Insect size tactics or developmental strategies are discussed in relation to decisions individuals make about when to mature. Such decisions carry with them costs and benefits in terms of that individual's reproductive success. Whenever size affects fitness, selection should act such that individuals evaluate the costs and benefits due to changes in size and should mature when the ratio of benefit to cost is maximized. Predictions about seasonal changes in adult sizes within a population are tested on two species of mole cricket, Scapteriscus acletus and vicinus. Specifically, individuals maturing in the fall should be larger than average because there is no cost associated with delayed reproduction since reproduction occurs only during spring months. Smaller than average individuals should remain in juvenile stages and get larger before reproducing. Also it is predicted that as the spring reproductive season progresses a greater proportion of smaller individuals should mature because the costs due to delaying reproduction increase. The changes in seasonal distribution of adult sizes of mole crickets support the predictions and suggest that individuals make decisions about when to mature based on costs and benefits associated with changes in size.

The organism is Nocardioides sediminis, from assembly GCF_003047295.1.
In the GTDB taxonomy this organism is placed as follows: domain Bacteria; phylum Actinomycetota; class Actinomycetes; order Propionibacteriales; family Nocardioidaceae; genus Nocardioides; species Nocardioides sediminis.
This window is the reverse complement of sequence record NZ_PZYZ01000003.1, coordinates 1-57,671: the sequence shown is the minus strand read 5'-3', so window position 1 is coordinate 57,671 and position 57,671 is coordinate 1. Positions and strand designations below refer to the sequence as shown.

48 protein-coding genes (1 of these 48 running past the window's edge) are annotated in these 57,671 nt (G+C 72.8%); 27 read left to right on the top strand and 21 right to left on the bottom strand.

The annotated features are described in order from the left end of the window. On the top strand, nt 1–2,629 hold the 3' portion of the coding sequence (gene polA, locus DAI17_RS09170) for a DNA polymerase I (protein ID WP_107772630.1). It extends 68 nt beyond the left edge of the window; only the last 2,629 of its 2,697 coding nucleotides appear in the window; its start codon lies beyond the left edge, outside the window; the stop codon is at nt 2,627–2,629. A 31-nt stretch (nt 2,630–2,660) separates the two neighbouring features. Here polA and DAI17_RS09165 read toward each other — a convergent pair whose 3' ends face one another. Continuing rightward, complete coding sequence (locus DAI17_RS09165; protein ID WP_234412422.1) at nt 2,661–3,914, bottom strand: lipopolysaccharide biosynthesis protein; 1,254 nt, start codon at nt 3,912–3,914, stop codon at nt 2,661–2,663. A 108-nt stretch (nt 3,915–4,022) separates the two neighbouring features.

- 1 - sciences appliquees, technologies et medecines
- 2 - sciences biologiques et medicales
- 3 - sciences biologiques fondamentales et appliquees. psychologie
- 1 - Life Sciences ; 2 - Agricultural and Biological Sciences ; 3 - Ecology, Evolution, Behavior and Systematics